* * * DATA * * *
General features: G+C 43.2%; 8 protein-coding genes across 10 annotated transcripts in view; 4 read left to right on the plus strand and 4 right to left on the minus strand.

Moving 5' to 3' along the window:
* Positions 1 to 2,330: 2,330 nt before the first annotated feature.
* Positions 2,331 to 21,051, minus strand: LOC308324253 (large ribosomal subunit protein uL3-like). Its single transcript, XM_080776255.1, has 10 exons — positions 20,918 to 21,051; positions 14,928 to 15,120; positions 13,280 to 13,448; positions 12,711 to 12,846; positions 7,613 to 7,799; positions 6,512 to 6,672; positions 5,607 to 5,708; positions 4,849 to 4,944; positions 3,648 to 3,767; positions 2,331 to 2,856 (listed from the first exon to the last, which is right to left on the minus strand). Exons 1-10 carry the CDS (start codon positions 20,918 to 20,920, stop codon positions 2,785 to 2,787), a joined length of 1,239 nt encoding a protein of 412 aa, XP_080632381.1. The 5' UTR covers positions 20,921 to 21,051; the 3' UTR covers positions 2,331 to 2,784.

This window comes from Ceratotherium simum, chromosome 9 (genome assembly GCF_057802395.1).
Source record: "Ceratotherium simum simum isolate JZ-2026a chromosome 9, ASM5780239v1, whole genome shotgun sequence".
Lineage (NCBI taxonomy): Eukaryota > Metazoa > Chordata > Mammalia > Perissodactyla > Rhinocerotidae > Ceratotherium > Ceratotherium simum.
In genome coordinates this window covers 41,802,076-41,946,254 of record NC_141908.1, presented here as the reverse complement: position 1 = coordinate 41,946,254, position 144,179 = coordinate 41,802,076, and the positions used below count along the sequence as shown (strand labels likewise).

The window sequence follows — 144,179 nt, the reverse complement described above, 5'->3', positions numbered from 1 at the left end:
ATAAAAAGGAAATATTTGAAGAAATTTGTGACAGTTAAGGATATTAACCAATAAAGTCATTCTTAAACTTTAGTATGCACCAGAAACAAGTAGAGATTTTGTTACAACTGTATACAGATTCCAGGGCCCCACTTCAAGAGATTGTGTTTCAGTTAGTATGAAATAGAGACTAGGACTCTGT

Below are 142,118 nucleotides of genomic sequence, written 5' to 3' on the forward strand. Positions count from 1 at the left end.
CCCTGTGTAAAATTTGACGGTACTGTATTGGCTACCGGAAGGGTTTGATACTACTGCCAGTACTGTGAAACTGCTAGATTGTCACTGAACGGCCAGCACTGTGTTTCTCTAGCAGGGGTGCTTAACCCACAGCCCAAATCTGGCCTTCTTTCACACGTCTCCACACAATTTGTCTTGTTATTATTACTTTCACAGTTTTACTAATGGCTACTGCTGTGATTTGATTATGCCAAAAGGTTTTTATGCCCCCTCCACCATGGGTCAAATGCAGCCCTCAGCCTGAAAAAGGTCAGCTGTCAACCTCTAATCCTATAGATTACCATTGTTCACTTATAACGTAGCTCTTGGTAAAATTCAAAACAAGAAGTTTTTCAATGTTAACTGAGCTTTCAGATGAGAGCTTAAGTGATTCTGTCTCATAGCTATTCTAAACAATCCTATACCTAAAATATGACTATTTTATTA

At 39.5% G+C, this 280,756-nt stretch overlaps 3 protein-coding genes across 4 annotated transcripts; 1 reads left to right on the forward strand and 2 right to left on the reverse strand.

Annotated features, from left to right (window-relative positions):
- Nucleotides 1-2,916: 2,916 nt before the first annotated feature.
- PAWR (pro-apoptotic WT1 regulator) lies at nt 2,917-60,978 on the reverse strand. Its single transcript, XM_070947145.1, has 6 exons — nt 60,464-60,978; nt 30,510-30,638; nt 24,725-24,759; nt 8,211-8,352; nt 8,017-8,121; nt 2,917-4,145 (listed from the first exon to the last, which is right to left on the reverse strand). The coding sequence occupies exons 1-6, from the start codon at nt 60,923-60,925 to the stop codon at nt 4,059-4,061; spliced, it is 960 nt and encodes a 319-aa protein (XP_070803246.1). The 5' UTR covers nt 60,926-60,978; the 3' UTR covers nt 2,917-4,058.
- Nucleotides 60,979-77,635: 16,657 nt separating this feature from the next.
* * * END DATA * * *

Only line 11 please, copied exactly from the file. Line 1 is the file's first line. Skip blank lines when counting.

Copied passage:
Below are 142,118 nucleotides of genomic sequence, written 5' to 3' on the forward strand. Positions count from 1 at the left end.